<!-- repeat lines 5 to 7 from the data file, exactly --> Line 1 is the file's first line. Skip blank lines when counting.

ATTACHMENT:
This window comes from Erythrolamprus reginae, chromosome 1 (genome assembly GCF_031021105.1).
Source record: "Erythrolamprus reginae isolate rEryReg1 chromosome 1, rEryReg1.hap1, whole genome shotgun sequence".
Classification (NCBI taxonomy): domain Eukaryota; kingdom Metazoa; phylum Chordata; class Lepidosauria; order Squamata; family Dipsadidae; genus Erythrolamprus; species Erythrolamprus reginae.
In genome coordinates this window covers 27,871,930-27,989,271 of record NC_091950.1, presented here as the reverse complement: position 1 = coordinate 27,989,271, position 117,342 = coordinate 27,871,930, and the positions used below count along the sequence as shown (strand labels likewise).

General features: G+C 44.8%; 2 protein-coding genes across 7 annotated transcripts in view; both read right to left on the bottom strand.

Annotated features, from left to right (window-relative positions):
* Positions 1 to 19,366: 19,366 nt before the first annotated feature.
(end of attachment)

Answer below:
General features: G+C 44.8%; 2 protein-coding genes across 7 annotated transcripts in view; both read right to left on the bottom strand.

Annotated features, from left to right (window-relative positions):
* Positions 1 to 19,366: 19,366 nt before the first annotated feature.